At the dam an Osprey was giving very good views perched in the tree by the pumping station. This was Ochre Z|T, an adult female that was ringed in Perthshire in 1998/9 and had last been seen at a nest in Dundee in 2002. She had a large audience of admirers watching her. There was also a male Gadwall and female Goldeneye swimming on the lake as well. As I was filling up my memory card taking pictures of her, we left to go back to Chew. We drove back along the lake and saw a pair of Roe Deer sitting in the woods but they were a bit nervous as the tractor was in the next field. They wandered off into the thicket when it got too close. Further down the road, there was another pair of Roe Deer in a field. The Buck’s antlers were just losing its velvet covering and it looked a bit strange. We turned round a corner and were surprised to see an Osprey very close to the road. It could have been White YA but we couldn’t be certain. It flew back up to the dam. We stopped to look at some birds swimming in the reeds and were pleased to spot the second bird we wanted to see. The Black - necked Grebe which was now in full breeding plumage and gave us a good view before it swam around the corner. We went to Herriott's Bridge to have another look at what was there. There were lots of Sand Martins skimming over the lake. They are very tricky to try and get a picture of. We had heard that a Stone Curlew was seen today at Oldbury and didn’t know whether to go to see it or not. We made the decision to pop along to Oldbury on Severn as we thought it might be gone by the morning. We had a job finding the place, but eventually we did. It was starting to get late in the day by now and it was quite a walk to get there. We saw a Barn Owl out hunting. We eventually saw the Stone Curlew hunkered down in the one of the fields near the Power Station but it didn't look well to us. It kept closing his eyes. Perhaps it was just tired or maybe thats how they roost for the night. It was still a lovely bird nonetheless. The time was now 6pm and getting dark so we left it in peace and hoped it would be alright. Further along on the path we saw a Fox. It looked at us for a moment and then went into another field nearby. We wondered even more whether the Stone Curlew would be alright. There were no reports of it in the following morning   so I hope it flew off safely.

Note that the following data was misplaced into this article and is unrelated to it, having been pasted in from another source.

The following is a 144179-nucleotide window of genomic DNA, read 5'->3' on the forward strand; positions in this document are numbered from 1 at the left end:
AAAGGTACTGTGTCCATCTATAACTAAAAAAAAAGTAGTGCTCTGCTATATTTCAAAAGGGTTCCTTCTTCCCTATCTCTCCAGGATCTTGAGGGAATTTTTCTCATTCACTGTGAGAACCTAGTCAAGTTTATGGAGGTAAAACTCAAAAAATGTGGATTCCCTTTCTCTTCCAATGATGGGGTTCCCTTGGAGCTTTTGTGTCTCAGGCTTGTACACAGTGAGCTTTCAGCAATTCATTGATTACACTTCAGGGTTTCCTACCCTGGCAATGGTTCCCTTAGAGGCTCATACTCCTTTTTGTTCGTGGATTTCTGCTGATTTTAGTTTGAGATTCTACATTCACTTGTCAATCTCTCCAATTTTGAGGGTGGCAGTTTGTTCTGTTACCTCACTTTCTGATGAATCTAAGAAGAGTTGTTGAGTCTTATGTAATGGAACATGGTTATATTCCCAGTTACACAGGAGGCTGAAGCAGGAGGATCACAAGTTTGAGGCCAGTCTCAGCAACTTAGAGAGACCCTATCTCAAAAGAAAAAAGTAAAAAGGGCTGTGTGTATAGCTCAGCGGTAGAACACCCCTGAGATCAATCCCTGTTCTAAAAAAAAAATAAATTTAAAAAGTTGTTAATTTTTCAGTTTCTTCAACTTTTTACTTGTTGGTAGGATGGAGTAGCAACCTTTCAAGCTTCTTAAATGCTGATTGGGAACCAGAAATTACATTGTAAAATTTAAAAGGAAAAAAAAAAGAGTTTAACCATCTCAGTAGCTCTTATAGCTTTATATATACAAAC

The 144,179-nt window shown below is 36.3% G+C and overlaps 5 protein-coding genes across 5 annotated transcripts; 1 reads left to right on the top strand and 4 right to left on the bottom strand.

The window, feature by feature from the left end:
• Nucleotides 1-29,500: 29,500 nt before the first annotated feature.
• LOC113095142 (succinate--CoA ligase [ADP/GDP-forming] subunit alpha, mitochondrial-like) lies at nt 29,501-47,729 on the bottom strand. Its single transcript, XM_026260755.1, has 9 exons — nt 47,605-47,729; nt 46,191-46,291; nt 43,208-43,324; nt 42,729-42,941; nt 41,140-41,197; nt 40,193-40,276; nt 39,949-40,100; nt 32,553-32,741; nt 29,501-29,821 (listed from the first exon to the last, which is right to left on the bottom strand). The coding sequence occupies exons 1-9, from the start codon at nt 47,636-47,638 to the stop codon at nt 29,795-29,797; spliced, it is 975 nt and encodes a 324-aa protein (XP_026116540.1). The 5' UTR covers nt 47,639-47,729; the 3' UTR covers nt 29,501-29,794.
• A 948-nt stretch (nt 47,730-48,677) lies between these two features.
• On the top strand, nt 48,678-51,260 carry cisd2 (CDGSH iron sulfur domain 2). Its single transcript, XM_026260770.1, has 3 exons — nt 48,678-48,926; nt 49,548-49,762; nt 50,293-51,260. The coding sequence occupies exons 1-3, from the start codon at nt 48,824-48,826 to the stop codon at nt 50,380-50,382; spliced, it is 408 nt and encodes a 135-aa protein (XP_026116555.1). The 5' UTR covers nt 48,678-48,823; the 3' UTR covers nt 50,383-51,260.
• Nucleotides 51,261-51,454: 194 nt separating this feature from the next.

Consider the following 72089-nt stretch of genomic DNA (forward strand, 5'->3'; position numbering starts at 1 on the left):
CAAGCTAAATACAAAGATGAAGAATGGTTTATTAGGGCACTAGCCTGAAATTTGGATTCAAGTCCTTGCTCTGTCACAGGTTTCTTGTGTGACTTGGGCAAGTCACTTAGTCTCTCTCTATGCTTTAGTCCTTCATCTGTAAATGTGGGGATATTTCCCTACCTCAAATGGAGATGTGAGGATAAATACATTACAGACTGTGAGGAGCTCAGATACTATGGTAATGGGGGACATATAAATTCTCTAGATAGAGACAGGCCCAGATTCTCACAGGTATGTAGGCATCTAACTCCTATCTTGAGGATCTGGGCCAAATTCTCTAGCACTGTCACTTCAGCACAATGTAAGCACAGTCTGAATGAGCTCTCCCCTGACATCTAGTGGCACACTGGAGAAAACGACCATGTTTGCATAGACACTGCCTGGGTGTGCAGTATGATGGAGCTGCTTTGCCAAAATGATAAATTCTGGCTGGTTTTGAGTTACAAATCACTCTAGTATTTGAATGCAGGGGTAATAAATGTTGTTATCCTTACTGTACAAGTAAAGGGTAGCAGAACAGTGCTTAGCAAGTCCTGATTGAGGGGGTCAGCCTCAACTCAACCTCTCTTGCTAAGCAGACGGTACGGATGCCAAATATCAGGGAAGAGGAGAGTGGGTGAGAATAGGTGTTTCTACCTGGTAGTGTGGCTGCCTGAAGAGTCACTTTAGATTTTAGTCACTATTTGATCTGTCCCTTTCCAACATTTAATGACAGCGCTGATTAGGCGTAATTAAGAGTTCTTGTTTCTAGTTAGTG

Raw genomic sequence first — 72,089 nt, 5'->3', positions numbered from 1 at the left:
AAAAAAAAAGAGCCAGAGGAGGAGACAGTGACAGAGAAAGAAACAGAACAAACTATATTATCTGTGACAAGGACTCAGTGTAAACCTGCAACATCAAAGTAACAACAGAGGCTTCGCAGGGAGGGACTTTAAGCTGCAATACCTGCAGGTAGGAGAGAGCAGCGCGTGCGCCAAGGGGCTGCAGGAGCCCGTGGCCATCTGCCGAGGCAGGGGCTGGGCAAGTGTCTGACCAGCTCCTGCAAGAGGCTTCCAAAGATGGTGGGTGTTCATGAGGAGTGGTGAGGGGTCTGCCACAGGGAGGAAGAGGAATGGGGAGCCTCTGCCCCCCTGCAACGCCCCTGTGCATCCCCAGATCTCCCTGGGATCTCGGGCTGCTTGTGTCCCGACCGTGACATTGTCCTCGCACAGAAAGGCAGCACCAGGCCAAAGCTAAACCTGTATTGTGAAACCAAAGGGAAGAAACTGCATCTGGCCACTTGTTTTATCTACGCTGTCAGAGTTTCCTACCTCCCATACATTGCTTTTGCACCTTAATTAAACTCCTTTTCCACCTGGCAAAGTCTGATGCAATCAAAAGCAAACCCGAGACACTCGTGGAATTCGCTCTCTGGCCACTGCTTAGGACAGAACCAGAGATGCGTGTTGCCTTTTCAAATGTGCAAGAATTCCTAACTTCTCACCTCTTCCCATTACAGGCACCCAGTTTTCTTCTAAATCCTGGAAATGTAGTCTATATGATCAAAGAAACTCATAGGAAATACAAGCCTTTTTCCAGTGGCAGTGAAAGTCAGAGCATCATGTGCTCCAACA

Marshfield 30th March 2013

We went to have a look around Marshfield to see what was about. We managed to see two Little Owls in a barn.   It was a bit dark for photos so it was only a record shot. One flew down to the ground and the other flew up onto the roof beams and disappeared from sight. Probably why we have never seen them there in the past.   I was really pleased to see some Little Owls again, I never saw any at all last year, despite looking in all the usual places for them. There was not much around except a few flocks of Fieldfares, a Corn Bunting singing on a bush and two fields that had a flocks of Golden Plovers. A Buzzard came and perched on the wall and all the Plovers ducked down. There were also quite a few Red - legged Partridges in the fields and by one of the barns. There had been a Red Kite seen in the valley earlier in the day, but we didn’t see it at all.

Blagdon 31st March 2013

We decided to go to Blagdon to look for the Ospreys again, so we went straight to the dam. On the way we saw a pair of Stonechats foraging on the ground in search of insects.   We scanned around by the dam looking for any Ospreys, but saw none today. (White YA was at the pumping station in the afternoon and had to be rescued again from under the net, but only after he scoffed a 2lb Trout. At least he was a bit fatter now!) We drove down the lake and saw   a pair of Great Crested Grebes starting their head shaking display but they didn’t go into the full routine. Further along the lake, we saw the Summer Plumage Black - necked Grebe again at very close range and in good sunlight.   The golden fan on the side of the head help to seperate it from the similar Slavonian Grebe with yellow horns on the head. It was very relaxed feeding and preening. We went to Herriott's Bridge at Chew Valley Lake where there were still a few Sand Martins flying through with a couple of Swallows.   We then drove to Morton Bay to see what was there. There were only 4 Goldeneyes visible from the hide. The male was present with 3 females so there was no need for him to display.   We started to walk up the track back to the car, when a Roe Deer Buck came out of the woods. As soon he saw us he ran off away from us.